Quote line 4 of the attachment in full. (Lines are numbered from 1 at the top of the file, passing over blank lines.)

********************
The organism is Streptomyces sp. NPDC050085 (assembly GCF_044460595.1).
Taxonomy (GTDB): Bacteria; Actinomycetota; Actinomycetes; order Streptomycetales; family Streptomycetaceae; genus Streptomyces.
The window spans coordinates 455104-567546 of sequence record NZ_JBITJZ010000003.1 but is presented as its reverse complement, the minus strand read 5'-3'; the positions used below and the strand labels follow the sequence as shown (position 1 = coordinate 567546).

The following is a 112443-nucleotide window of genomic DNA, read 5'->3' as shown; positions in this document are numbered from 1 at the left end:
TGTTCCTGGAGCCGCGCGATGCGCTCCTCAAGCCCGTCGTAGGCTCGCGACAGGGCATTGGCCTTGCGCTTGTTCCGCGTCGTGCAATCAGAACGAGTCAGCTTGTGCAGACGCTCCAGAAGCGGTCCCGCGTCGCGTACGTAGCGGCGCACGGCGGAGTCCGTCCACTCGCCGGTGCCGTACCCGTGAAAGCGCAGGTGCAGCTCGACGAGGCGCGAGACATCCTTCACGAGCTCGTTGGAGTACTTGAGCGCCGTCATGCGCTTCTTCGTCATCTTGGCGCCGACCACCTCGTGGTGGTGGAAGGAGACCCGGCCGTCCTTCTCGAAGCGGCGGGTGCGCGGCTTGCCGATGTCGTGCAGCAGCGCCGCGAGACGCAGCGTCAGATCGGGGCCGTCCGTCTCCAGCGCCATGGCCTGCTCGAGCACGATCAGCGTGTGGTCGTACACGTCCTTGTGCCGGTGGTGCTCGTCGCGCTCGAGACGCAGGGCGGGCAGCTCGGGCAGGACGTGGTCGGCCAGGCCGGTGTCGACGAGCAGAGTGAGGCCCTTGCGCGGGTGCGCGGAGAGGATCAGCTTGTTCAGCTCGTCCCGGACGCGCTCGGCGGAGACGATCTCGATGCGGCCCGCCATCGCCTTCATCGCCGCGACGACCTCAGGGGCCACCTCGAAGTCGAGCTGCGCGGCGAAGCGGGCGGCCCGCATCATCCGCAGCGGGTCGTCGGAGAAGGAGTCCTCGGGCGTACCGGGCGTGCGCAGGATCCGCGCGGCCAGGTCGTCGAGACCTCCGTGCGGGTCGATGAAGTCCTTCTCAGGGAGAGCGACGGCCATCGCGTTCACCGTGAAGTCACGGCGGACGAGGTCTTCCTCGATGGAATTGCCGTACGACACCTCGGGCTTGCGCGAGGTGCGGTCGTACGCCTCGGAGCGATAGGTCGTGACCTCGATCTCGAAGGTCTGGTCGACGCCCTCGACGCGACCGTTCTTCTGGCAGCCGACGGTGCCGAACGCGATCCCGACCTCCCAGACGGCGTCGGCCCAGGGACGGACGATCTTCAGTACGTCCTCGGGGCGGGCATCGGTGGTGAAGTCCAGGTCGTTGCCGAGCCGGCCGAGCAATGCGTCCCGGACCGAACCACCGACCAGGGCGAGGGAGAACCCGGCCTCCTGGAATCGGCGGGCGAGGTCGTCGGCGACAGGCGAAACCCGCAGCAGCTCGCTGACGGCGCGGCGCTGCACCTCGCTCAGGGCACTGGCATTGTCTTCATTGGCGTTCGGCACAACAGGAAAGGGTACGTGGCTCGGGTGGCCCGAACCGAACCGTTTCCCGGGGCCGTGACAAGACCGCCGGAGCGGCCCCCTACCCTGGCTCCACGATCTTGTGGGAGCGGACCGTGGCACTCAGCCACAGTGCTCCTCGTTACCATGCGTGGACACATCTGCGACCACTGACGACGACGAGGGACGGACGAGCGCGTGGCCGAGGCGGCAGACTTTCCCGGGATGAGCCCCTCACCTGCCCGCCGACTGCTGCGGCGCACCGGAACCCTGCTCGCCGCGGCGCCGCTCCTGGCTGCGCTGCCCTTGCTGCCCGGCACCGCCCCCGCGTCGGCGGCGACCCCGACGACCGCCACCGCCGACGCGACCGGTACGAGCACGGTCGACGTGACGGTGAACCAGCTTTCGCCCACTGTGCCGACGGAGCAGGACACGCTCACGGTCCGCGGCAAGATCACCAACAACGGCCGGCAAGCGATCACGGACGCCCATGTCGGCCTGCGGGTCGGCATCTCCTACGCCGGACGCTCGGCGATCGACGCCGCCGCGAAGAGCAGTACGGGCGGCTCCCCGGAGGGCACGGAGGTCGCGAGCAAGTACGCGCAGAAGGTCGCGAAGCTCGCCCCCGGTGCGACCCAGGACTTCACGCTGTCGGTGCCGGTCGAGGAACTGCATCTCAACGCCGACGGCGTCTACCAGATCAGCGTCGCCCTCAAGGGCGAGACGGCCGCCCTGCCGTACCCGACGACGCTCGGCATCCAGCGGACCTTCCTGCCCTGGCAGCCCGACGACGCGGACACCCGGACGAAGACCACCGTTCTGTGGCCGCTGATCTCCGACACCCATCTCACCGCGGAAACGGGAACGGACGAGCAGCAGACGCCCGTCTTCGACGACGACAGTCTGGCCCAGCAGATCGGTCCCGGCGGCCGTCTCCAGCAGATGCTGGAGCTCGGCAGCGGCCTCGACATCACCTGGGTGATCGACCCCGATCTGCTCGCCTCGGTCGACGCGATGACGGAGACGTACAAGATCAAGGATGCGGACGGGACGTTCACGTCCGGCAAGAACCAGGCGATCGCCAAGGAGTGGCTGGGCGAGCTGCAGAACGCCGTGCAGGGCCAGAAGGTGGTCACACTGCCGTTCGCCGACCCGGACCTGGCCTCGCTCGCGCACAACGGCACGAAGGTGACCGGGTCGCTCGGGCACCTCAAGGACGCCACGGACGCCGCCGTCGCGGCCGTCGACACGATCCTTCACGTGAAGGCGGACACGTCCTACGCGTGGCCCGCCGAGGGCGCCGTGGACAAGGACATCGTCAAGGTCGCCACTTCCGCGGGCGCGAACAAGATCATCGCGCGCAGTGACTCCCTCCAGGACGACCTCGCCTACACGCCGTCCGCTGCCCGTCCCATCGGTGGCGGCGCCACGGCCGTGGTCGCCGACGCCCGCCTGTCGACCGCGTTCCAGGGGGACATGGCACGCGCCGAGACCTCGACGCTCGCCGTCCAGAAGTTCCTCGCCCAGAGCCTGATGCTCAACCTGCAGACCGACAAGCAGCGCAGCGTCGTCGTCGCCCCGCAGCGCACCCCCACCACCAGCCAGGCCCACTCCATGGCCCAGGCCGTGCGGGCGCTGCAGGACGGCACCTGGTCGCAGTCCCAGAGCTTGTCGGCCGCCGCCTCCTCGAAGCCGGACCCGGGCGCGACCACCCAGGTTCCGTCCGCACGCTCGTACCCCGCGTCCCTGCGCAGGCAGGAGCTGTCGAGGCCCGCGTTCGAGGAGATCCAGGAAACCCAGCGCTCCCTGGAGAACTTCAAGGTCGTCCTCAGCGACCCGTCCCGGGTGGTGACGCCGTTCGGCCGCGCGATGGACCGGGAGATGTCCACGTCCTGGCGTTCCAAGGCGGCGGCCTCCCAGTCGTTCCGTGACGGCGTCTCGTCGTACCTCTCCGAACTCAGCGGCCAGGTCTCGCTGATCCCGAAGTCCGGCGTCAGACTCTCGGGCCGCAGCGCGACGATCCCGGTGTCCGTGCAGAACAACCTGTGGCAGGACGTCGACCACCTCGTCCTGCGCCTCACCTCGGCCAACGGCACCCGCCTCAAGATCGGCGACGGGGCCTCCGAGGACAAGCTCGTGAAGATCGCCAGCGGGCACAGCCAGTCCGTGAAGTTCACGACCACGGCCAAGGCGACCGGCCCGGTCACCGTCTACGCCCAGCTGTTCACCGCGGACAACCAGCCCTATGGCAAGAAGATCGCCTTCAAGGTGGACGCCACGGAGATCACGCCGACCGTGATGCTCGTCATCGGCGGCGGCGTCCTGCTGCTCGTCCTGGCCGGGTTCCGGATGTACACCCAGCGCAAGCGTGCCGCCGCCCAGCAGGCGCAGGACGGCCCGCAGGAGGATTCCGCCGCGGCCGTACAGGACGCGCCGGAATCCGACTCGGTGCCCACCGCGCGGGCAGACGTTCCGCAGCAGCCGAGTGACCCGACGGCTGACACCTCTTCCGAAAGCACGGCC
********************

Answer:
The following is a 112443-nucleotide window of genomic DNA, read 5'->3' as shown; positions in this document are numbered from 1 at the left end: